US meat major Smithfield Foods is to reconfigure its East Coast operations as a result of an internal review.

As a consequence, its hometown facility in the namesake town of Smithfield, Virginia, will no longer be used to slaughter hogs but will instead be set up to manufacture more packaged bacon, ham and other pork products.

The slaughtering function will be re-allocated to some of its 47 other US facilities. Work on the reconfiguration is already under way.

The company, owned by China’s WH Group, said it is spending US$5m upgrading the plant in Smithfield where the business was founded 85 years ago.

In a statement sent to Just Food, Keira Lombardo, Smithfield’s chief administrative officer, said: “The planned retooling is the result of a months-long internal review of the company’s East Coast operations, which include a significant presence in Virginia. At the conclusion of the internal review, it was determined that the company’s harvest volume in Smithfield would be shifted to other existing US facilities.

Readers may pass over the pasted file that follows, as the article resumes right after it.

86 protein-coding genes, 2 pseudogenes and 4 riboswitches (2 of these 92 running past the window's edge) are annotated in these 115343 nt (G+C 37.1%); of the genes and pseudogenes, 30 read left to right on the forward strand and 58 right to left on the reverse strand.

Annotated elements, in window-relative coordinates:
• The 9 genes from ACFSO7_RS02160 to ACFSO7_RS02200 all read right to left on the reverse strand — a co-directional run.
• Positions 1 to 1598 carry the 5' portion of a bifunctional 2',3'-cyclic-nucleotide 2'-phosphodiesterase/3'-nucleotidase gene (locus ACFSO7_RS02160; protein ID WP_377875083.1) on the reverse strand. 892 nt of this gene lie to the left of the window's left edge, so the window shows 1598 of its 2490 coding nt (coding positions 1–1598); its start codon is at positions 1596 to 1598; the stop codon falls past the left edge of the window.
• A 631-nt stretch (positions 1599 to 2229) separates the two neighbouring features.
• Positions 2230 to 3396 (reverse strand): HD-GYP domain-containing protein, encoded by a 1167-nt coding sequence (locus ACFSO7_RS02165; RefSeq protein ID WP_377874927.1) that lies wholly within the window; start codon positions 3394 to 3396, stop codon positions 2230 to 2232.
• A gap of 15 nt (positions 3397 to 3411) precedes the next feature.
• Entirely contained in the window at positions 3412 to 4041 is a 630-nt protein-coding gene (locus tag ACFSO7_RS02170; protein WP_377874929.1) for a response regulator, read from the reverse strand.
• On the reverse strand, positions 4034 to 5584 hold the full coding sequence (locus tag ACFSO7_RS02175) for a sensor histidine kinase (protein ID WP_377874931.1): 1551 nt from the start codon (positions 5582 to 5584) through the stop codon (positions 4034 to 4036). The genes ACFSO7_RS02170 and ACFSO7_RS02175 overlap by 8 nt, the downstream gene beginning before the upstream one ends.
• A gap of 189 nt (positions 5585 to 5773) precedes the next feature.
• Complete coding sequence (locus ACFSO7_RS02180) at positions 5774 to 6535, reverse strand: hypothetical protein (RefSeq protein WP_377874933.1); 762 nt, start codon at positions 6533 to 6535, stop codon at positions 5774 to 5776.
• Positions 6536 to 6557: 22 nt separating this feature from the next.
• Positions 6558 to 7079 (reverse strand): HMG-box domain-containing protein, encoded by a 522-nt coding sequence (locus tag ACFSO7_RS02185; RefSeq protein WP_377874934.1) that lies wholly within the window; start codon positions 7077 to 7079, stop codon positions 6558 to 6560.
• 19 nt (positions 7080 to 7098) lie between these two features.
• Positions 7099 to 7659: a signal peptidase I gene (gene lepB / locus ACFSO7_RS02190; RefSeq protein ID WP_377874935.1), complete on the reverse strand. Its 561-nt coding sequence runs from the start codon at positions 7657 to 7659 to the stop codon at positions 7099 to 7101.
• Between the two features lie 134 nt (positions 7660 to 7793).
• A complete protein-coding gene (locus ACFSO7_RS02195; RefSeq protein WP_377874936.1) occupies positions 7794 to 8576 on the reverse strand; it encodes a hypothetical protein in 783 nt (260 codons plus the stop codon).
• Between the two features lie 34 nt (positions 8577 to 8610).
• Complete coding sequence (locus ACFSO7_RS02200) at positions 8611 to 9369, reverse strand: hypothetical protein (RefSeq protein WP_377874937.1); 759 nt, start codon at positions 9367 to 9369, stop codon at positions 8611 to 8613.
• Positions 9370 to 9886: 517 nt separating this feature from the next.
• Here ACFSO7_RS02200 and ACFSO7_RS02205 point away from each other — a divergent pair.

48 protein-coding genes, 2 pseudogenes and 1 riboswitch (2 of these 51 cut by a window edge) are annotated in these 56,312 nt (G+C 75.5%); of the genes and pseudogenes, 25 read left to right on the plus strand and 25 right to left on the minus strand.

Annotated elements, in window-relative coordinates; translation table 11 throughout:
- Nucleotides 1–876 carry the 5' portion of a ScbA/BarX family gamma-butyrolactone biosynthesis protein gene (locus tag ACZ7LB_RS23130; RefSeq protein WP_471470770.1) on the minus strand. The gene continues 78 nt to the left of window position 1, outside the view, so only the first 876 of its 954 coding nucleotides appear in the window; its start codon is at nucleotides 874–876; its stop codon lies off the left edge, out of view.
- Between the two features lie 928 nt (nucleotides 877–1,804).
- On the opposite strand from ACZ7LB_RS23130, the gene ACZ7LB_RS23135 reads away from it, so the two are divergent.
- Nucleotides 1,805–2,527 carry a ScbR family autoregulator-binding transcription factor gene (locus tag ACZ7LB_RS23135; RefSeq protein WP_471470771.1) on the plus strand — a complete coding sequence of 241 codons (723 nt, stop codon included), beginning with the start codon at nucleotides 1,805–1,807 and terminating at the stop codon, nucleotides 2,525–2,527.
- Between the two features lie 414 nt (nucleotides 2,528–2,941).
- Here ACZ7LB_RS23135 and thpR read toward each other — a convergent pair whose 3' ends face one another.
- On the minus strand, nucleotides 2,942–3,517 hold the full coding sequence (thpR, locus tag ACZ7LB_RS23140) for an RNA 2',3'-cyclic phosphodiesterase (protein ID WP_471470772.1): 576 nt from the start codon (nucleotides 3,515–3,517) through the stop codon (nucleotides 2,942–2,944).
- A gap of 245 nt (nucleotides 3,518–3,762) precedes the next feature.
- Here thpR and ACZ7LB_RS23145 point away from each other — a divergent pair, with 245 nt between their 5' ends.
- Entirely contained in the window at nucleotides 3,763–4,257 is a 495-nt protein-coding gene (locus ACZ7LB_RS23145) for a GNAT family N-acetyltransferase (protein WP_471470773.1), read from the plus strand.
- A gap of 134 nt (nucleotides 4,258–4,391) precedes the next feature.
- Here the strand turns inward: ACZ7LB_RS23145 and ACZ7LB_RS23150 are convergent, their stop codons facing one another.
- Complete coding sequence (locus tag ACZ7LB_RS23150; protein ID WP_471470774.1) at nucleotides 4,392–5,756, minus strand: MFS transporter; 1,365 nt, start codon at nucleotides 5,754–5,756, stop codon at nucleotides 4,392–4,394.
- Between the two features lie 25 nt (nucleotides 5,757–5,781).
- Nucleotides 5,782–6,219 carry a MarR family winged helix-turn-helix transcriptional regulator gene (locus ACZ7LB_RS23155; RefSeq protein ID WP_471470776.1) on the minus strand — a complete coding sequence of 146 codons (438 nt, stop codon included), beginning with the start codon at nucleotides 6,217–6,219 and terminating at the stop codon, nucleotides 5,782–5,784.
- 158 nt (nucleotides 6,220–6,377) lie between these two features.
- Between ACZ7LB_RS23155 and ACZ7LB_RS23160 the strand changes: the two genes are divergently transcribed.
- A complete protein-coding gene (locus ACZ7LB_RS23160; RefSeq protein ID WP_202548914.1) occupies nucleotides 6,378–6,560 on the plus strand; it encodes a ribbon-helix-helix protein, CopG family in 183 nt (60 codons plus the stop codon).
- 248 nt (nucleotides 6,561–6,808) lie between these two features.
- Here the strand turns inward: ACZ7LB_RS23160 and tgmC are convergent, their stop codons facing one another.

“The company does not anticipate any lay-offs as a result of the retooling. All impacted hourly and the vast majority of salaried employees will be reassigned to other positions within the plant. A small number of impacted salaried employees will have opportunities available to them across Smithfield’s network of facilities.”

Smithfield said the meat processing facility will continue to provide approximately 1,900 jobs. In total, the company has 2,500 employees in Smithfield with the other 600 working in its innovation centre and corporate headquarters.

Attempting to explain Smithfield’ decision to shift its slaughtering operation away from Virginia, news agency Reuters quoted an agriculture economist as saying there are now fewer hogs along the eastern seaboard after farm closures.